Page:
Carlos (Manny Perez) is an aspiring comic-book artist living among many Latinos and some whites in New York City, a locus of crime whereby Carlos is made to face much responsibility. That is to say, his father Eddie (Tomas Milian) gets shot and paralyzed by a robber and Carlos must care for him (temporarily) and run Eddie’s old bodega. Exasperation besets the young Dominican as he dwells with a man–Eddie–who fails to support Carlos’s cartoonist ambitions and was often unfaithful to the dead wife he now says he loved. What’s more, Carlos is having problems with his girlfriend and scarcely treats her properly. Disorder grows; folly never stops.
Washington Heights (2003), by Alfredo de Villa, is small but potent. And humane. Villa’s Washington Heights, a section of Manhattan, is not hellish, just rough and disheartening. Even so, the film demonstrates a failure of nerve by crafting certain troubling realities and then scurrying away from them before the credits roll. Why, after all, does Carlos’s best friend, the white fellow played by Danny Hoch, become a thief and what happens to the guy who perpetrates violence against him? Villa gives the whole thing short shrift. This is very much a young man’s movie–young man-made, I mean. There is little intellectual and artistic maturity behind it.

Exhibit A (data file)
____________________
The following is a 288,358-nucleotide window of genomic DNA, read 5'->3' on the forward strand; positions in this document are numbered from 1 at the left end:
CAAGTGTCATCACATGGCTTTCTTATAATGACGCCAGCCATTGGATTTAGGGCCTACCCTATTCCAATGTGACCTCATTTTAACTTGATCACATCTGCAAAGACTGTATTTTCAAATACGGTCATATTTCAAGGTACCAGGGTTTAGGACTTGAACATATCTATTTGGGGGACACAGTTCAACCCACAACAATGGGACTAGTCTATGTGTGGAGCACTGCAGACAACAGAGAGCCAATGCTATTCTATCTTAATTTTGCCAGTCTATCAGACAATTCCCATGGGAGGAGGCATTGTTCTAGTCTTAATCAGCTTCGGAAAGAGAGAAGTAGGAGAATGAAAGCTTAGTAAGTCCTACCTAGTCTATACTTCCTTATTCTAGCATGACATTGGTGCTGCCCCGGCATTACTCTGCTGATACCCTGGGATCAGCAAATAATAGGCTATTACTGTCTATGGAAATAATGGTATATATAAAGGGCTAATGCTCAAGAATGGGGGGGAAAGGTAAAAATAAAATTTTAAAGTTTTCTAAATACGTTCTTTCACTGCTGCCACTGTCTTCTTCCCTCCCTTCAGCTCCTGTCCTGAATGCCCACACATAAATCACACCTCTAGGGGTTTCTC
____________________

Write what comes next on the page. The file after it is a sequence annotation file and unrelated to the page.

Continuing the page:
But it is worthy. Perez is passable, Milian a little more than that. I wonder about Milian’s nuances but not his passion. Hoch is entirely true and Bobby Cannavale is forceful, even unforgettable, as a half-likable punk with money. The DV visuals are fine, and so are Villa’s scenes of bodega business and of tension between Carlos and Maggie the Girlfriend, etc. He’s a talented fimmaker, familiar territory in WH notwithstanding.